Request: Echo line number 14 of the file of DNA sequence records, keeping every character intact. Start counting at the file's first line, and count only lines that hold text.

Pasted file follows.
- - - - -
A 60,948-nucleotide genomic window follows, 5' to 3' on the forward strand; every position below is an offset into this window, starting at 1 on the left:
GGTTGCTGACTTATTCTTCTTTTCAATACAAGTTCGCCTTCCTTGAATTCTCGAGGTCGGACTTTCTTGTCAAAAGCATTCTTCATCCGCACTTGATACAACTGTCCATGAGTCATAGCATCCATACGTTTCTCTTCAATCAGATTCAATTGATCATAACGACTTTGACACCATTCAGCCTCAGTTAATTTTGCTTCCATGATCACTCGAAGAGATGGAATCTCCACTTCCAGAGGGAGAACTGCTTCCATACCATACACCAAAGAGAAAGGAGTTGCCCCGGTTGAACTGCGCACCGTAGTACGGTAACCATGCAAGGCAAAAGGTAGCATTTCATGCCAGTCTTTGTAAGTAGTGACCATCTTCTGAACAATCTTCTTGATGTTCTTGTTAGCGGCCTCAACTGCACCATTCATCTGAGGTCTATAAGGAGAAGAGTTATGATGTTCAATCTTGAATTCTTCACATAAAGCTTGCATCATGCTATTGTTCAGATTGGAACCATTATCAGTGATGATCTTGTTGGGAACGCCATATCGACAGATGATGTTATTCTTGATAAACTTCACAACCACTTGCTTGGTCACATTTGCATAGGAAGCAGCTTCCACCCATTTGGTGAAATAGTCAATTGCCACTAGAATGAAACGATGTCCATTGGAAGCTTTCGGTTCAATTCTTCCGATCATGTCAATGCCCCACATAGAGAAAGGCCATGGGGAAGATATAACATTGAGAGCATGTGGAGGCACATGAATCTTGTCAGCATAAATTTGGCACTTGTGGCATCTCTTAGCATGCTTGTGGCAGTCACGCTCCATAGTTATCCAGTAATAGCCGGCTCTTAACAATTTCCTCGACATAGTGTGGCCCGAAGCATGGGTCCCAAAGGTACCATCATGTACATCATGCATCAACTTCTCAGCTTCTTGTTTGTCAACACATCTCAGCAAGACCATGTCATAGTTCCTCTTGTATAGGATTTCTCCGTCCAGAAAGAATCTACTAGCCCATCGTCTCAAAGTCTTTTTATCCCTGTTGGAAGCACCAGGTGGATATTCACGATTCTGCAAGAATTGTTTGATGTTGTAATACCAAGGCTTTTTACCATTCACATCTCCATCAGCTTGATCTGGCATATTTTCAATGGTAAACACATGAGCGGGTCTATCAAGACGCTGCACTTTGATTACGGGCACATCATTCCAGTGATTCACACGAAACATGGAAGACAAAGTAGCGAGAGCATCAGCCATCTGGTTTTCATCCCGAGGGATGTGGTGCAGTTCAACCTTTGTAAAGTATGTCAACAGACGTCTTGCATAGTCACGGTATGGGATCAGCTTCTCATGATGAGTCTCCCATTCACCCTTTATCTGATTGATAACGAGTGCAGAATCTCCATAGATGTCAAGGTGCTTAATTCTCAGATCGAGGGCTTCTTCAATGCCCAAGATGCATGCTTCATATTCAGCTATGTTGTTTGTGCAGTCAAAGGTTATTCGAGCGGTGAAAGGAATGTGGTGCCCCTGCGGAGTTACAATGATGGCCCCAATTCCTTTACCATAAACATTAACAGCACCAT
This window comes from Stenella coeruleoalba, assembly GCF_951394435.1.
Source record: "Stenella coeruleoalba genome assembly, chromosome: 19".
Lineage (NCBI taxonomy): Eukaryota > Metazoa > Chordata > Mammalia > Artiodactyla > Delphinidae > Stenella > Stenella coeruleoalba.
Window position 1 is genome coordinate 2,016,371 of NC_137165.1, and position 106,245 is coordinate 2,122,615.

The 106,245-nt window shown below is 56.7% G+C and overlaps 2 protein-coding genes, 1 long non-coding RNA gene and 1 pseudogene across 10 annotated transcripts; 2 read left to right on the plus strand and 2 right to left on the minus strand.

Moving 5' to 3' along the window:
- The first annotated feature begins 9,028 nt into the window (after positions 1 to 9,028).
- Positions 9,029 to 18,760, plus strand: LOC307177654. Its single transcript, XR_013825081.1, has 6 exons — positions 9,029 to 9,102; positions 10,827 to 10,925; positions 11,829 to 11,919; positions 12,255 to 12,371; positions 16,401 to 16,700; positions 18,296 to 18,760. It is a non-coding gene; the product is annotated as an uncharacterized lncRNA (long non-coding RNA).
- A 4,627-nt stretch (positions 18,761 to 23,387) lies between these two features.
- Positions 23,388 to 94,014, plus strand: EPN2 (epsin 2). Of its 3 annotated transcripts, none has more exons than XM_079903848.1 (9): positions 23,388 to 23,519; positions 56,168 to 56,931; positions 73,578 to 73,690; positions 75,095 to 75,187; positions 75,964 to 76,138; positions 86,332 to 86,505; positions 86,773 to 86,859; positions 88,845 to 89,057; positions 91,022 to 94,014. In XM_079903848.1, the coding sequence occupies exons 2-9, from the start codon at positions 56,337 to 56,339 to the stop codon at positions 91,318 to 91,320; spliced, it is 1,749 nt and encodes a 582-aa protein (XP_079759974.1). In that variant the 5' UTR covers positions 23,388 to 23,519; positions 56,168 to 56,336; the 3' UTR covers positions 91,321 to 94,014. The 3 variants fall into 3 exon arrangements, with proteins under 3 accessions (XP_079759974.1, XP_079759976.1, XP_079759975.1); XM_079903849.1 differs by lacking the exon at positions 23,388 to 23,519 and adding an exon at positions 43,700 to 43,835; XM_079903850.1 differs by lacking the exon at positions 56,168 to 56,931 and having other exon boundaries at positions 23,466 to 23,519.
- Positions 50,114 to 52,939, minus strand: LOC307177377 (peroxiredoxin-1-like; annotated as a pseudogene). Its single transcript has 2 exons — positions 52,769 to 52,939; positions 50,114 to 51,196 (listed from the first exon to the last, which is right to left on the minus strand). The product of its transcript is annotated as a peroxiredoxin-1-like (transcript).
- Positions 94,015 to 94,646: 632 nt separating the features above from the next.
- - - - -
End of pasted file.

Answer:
- Positions 94,015 to 94,646: 632 nt separating the features above from the next.